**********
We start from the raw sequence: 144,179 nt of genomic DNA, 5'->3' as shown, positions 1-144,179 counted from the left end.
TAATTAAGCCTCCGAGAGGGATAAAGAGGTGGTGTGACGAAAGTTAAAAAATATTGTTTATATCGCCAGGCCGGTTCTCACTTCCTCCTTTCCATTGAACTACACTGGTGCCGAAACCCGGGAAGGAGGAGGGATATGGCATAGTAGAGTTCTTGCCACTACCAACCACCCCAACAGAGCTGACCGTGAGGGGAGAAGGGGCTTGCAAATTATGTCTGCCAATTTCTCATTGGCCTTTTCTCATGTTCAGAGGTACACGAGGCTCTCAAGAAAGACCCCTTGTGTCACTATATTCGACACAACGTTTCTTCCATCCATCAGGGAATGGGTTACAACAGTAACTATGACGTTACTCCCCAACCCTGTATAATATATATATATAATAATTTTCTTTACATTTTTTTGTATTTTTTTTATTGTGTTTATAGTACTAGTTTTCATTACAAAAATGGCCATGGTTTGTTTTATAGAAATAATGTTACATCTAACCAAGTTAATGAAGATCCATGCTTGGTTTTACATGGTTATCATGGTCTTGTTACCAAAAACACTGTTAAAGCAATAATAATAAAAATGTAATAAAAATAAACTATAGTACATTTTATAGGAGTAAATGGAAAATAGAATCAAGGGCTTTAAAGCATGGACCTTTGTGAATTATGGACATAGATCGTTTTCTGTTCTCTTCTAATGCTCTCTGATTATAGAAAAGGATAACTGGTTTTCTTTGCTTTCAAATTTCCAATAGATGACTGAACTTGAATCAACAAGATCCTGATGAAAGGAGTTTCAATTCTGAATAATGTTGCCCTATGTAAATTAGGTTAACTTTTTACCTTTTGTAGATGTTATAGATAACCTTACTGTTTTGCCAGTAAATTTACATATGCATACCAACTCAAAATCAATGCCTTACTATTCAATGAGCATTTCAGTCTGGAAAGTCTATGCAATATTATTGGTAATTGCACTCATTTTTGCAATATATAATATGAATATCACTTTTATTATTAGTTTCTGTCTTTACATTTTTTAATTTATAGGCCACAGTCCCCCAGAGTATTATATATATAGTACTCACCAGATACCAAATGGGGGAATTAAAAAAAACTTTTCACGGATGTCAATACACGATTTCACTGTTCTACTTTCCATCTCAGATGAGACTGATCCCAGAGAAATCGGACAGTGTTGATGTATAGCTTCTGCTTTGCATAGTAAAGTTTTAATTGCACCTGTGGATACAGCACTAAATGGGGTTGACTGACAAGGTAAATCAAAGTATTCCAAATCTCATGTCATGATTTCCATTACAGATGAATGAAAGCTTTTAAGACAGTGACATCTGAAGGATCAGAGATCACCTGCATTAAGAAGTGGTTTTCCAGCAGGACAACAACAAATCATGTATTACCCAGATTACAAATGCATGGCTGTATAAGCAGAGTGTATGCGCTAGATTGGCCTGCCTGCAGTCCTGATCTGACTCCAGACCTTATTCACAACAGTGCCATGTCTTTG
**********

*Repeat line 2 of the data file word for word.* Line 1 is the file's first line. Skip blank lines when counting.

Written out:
TAATTAAGCCTCCGAGAGGGATAAAGAGGTGGTGTGACGAAAGTTAAAAAATATTGTTTATATCGCCAGGCCGGTTCTCACTTCCTCCTTTCCATTGAACTACACTGGTGCCGAAACCCGGGAAGGAGGAGGGATATGGCATAGTAGAGTTCTTGCCACTACCAACCACCCCAACAGAGCTGACCGTGAGGGGAGAAGGGGCTTGCAAATTATGTCTGCCAATTTCTCATTGGCCTTTTCTCATGTTCAGAGGTACACGAGGCTCTCAAGAAAGACCCCTTGTGTCACTATATTCGACACAACGTTTCTTCCATCCATCAGGGAATGGGTTACAACAGTAACTATGACGTTACTCCCCAACCCTGTATAATATATATATATAATAATTTTCTTTACATTTTTTTGTATTTTTTTTATTGTGTTTATAGTACTAGTTTTCATTACAAAAATGGCCATGGTTTGTTTTATAGAAATAATGTTACATCTAACCAAGTTAATGAAGATCCATGCTTGGTTTTACATGGTTATCATGGTCTTGTTACCAAAAACACTGTTAAAGCAATAATAATAAAAATGTAATAAAAATAAACTATAGTACATTTTATAGGAGTAAATGGAAAATAGAATCAAGGGCTTTAAAGCATGGACCTTTGTGAATTATGGACATAGATCGTTTTCTGTTCTCTTCTAATGCTCTCTGATTATAGAAAAGGATAACTGGTTTTCTTTGCTTTCAAATTTCCAATAGATGACTGAACTTGAATCAACAAGATCCTGATGAAAGGAGTTTCAATTCTGAATAATGTTGCCCTATGTAAATTAGGTTAACTTTTTACCTTTTGTAGATGTTATAGATAACCTTACTGTTTTGCCAGTAAATTTACATATGCATACCAACTCAAAATCAATGCCTTACTATTCAATGAGCATTTCAGTCTGGAAAGTCTATGCAATATTATTGGTAATTGCACTCATTTTTGCAATATATAATATGAATATCACTTTTATTATTAGTTTCTGTCTTTACATTTTTTAATTTATAGGCCACAGTCCCCCAGAGTATTATATATATAGTACTCACCAGATACCAAATGGGGGAATTAAAAAAAACTTTTCACGGATGTCAATACACGATTTCACTGTTCTACTTTCCATCTCAGATGAGACTGATCCCAGAGAAATCGGACAGTGTTGATGTATAGCTTCTGCTTTGCATAGTAAAGTTTTAATTGCACCTGTGGATACAGCACTAAATGGGGTTGACTGACAAGGTAAATCAAAGTATTCCAAATCTCATGTCATGATTTCCATTACAGATGAATGAAAGCTTTTAAGACAGTGACATCTGAAGGATCAGAGATCACCTGCATTAAGAAGTGGTTTTCCAGCAGGACAACAACAAATCATGTATTACCCAGATTACAAATGCATGGCTGTATAAGCAGAGTGTATGCGCTAGATTGGCCTGCCTGCAGTCCTGATCTGACTCCAGACCTTATTCACAACAGTGCCATGTCTTTG